Time for a cull

A great many artists will tell you that it is essential to have a cull of your work regularly, in order to keep things fresh, but it is a very difficult thing to do.    Earlier this year  I met Mark Anstee (see my blog post from January) who strongly feels that his work is temporary, and consequently, he culls regularly.

Yesterday I went to the excellent Abstract Expressionism exhibition at the Royal Academy and was delighted to see two photographs by Minor White included in the genre.   I have known about Minor White for a while, he was a mentor for John Daido Loori who I admire very much (Lee Aspland introduced me to them both) but I had not seen any of his work in person.

The prints they chose were mesmerising and I realised in an instant that I had to cull my photographic work and concentrate on the simple, zen, abstract work that I do.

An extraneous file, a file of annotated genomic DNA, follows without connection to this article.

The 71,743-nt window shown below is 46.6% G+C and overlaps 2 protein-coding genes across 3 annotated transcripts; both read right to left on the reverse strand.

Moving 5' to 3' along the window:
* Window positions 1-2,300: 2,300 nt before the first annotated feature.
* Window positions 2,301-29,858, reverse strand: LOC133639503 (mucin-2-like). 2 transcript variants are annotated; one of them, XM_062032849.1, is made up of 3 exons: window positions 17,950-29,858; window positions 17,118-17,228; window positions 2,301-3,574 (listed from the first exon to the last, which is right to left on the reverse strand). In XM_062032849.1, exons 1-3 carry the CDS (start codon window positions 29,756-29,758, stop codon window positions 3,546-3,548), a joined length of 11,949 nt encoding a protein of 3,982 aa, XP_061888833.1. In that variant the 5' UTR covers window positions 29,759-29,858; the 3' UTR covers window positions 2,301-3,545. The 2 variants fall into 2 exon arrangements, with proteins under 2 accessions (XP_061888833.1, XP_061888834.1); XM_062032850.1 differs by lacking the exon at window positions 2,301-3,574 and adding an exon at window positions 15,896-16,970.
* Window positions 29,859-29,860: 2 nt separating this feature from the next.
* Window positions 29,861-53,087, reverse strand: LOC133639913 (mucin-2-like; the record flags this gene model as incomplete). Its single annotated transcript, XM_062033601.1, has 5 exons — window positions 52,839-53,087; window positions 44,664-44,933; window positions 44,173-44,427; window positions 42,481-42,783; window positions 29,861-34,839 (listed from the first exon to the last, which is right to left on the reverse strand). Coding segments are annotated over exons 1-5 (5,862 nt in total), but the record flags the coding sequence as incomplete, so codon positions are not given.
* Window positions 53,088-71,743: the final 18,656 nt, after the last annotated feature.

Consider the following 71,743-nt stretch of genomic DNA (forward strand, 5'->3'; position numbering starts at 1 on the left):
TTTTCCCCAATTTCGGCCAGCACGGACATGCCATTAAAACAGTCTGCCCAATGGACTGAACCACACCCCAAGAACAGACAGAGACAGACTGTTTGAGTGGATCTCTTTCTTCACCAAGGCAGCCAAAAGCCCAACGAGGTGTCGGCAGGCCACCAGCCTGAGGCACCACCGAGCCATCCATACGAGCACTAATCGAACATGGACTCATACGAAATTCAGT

So this morning I have deleted hundreds and hundreds of pictures that I have taken this year.   I have only kept the ones that made my heart sing when I saw them, and surprisingly most of them just evoked a ‘nah’ reaction – it wasn’t very difficult to do!

“One should photograph things not only for what they are, but also for what else they are.” Minor White

a-img_5132
Leaf, 2015

The featured image is “Elson, 2016”.

Advertisements

One thought on “Time for a cull”

I'd love to hear what you think!

Fill in your details below or click an icon to log in:

WordPress.com Logo

You are commenting using your WordPress.com account. Log Out / Change )

Twitter picture

You are commenting using your Twitter account. Log Out / Change )

Facebook photo

You are commenting using your Facebook account. Log Out / Change )

Google+ photo

You are commenting using your Google+ account. Log Out / Change )

Connecting to %s